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Personal information

Since march 2021, I am a postdoctoral researcher at the CWI in Amsterdam, in the Cryptology Group led by Ronald Cramer.

I completed my PhD thesis in february 2021 at Inria, Paris, in the project-team SECRET (now COSMIQ), in the context of the QUASYModo ERC project. My thesis advisor was María Naya-Plasencia and my co-advisor André Chailloux.

Before that, I studied at École polytechnique, Télécom ParisTech and obtained a M.Sc. at Paris-Saclay University (MPRI).


Research

I work in post-quantum cryptography, which aims at protecting current cryptosystems from an attacker equipped with a large-scale quantum computing device. While such a machine does not exist yet, it is well known that it would be able to break some widely used public-key cryptosystems (for example RSA). This is why the community is designing post-quantum cryptosystems which would be immune to this threat.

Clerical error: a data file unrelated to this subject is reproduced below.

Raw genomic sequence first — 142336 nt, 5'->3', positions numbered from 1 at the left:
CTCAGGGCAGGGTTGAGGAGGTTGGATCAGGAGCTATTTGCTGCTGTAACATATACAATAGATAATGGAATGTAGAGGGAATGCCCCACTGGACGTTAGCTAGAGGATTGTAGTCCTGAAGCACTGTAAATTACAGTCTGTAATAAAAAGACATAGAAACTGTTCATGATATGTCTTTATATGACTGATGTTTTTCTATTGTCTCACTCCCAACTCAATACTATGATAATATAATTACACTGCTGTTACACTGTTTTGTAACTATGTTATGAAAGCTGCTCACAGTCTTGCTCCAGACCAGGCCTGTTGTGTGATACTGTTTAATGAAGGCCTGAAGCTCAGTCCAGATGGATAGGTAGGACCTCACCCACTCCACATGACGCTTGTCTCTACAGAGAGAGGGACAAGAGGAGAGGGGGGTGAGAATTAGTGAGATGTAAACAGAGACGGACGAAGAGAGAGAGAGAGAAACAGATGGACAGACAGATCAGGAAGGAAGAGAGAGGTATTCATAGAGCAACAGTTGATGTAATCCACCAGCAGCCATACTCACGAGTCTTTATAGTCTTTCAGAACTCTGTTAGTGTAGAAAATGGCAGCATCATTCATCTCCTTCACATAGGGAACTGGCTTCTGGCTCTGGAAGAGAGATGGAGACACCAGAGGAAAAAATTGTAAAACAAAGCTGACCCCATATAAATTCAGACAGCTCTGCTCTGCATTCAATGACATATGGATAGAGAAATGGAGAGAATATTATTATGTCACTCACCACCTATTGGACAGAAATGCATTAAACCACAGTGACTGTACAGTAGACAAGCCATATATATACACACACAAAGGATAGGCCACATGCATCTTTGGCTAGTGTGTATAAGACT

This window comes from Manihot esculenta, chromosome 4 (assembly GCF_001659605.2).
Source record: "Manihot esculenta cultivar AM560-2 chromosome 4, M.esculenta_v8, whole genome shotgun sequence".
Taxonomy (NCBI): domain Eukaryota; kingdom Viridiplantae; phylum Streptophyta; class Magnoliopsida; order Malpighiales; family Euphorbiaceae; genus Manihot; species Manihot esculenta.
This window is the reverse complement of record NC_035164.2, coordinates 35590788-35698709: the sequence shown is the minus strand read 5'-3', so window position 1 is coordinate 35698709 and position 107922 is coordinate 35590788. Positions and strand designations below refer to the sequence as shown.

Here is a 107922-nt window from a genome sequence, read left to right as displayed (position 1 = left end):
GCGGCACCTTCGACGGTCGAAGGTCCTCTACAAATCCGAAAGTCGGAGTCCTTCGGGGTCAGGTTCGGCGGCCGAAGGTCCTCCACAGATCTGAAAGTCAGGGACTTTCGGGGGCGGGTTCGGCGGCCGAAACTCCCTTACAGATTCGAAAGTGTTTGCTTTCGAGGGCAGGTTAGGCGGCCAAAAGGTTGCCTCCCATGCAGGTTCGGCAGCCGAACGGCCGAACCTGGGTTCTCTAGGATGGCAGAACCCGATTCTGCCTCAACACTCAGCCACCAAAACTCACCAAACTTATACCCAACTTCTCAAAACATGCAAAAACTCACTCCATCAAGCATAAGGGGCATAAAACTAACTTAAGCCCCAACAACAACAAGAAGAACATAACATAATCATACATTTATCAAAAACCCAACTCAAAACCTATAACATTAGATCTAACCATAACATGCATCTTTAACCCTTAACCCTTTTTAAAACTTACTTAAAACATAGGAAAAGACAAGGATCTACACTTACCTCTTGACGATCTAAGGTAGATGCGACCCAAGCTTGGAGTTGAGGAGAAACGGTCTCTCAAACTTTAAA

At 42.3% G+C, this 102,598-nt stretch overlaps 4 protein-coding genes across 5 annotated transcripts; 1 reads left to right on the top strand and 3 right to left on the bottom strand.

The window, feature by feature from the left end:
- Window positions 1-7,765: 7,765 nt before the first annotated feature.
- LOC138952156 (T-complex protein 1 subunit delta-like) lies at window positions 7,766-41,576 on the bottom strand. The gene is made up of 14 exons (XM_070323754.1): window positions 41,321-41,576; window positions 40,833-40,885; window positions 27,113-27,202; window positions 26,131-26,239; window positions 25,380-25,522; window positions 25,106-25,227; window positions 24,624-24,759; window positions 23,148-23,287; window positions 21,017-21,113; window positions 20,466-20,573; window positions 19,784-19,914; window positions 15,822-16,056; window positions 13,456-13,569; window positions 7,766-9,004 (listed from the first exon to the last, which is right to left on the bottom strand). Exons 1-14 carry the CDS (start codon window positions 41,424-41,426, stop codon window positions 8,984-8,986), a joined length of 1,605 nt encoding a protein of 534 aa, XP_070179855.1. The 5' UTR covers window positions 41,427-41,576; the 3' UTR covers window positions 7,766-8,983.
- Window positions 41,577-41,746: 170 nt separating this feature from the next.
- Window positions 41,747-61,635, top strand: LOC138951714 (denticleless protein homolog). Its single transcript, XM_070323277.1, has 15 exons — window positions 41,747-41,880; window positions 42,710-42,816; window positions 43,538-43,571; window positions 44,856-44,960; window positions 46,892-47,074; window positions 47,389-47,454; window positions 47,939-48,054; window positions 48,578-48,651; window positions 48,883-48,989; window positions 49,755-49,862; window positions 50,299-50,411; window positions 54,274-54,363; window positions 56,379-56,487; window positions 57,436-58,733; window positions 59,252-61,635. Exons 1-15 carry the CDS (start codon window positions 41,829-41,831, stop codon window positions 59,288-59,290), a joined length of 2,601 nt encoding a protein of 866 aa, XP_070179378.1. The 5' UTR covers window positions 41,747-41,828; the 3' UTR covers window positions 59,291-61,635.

I am primarily interested in the security of secret-key cryptosystems ("symmetric"), such as block ciphers, hash functions, MACs, etc. In the "classical" world, this security is ensured by a constant cryptanalysis effort. In the "quantum" world, it is commonly admitted that these algorithms are generally robust, due to a lack of algebraic structure. However, this is just a general belief. The purpose of "quantum symmetric cryptanalysis", a very recent line of work, is to formalize the post-quantum security of symmetric designs in the same way as in the classical world, in order to offer the same security guarantees. This is the context of most of my work.

I have also worked on some applications of quantum algorithms in public-key cryptography.


Contact

andre /dot/ schrottenloher /at/ cwi /dot/ nl

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